A few days ago I started having problems with my internet connection. Sometimes my internet would drop to unusable speeds and other times the internet would just disconnect all together. I knew Comcast was on twitter so I decided to tweet Frank Eliason (@comcastcares) on twitter and ask him for help.
After sending out this tweet Frank connected me with Bill (@comcastbill) who then took over.
At this point I told Bill that I am going out of town tomorrow and that the only available time I had was either this evening (Friday) or tomorrow morning (keep in mind my conversation with Bill was taking place in the afternoon on Friday). Bill said he could have someone at my place in a few hours.
To which I naturally replied:
My initial contact with Frank was a few days ago, but once my issue resurfaced (last night) I immediately contacted Bill and within 24 hours I had a tech at my door to fix the problem. Now for all of you at home trying to calculate the ROI on this, what’s the ROI of me tweeting out that “Comcast Rocks” to around 1,700 people and then writing a blog post a bout it that I will share with many more people? Comcast turned someone who could have potentially been a disgruntled customer (me) into someone who know sings praises about the company. So you tell me, can you afford to NOT be involved with social media?
If you want a case study for twitter, use Comcast (and this post). Frank and Bill are constantly monitoring the web listening for conversations and offering help where they can. Now imagine if Comcast didn’t have a social media presence, what would happen? Well I would probably have to get on the phone and wait on hold for 20 minutes while I bitch about my horrible experience and frustration.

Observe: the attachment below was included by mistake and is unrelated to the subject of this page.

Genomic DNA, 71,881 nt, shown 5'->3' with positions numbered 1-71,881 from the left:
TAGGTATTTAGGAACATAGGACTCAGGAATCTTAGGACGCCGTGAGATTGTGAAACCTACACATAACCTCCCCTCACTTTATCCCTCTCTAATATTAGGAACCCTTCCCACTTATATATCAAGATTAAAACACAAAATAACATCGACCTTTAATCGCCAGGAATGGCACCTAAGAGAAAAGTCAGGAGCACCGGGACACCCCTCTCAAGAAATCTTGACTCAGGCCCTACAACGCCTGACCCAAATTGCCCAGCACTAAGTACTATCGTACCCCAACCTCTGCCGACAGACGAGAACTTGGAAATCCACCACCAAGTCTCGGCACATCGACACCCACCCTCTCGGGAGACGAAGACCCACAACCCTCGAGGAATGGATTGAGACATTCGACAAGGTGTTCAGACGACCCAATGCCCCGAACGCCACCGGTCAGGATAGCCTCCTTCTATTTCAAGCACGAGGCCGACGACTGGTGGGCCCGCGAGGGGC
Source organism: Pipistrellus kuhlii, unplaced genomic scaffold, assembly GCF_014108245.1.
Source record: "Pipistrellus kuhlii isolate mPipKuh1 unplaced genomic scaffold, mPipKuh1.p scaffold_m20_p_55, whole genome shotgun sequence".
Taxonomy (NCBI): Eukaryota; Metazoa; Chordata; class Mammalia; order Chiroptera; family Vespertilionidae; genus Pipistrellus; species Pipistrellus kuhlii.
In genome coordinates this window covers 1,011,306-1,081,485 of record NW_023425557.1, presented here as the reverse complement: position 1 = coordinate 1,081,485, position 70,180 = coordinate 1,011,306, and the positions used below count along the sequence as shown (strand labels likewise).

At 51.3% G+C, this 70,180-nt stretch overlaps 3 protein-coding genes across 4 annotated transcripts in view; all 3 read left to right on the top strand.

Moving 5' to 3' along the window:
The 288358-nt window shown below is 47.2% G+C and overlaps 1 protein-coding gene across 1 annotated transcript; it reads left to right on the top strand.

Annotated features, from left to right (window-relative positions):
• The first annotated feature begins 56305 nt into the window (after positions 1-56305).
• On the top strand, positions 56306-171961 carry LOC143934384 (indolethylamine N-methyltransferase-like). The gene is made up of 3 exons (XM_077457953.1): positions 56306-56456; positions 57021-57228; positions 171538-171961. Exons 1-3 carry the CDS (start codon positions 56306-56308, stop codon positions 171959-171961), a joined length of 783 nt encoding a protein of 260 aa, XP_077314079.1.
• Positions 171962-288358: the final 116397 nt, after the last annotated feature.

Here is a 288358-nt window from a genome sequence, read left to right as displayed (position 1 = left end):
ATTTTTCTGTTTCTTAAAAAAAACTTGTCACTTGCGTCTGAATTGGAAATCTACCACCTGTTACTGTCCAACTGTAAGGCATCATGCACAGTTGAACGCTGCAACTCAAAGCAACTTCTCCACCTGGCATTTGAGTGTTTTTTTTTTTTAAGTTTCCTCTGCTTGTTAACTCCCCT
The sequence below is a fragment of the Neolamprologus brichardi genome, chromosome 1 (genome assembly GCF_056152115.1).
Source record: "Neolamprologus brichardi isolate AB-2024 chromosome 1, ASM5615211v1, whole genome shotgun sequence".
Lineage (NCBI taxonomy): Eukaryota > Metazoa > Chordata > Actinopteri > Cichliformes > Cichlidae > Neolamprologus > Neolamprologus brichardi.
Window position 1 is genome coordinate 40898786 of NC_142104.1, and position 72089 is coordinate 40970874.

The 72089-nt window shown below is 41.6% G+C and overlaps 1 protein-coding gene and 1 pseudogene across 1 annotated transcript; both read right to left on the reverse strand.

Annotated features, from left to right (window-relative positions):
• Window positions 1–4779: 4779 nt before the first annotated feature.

Thanks to Twitter, communication is now instant. Without twitter this whole scenario would not have been possible. I was able to instantly communicate my experience to 1,700 people. For all of you out there who say “twitter is a waste of time,” well you tell me how big of a time waster it is the next time you’re on hold waiting for a customer service representative to answer your call. Twitter is literally changing how some companies do business.
I also have to give a lot of credit to Debbie (tech 930 in San Francisco) who was the tech that fixed the problem. All her tests revealed that my internet connection was just strong (as did many other test that Frank/Bill ran), however she decided to go outside to check something out. After looking into the hole where the wire was, she found a piece of metal that was touching the wire and thus shorting out and slowing down my connection. Needless to say, the problem is now fixed, thanks Comcast and thank you Debbie!
Thanks for reading!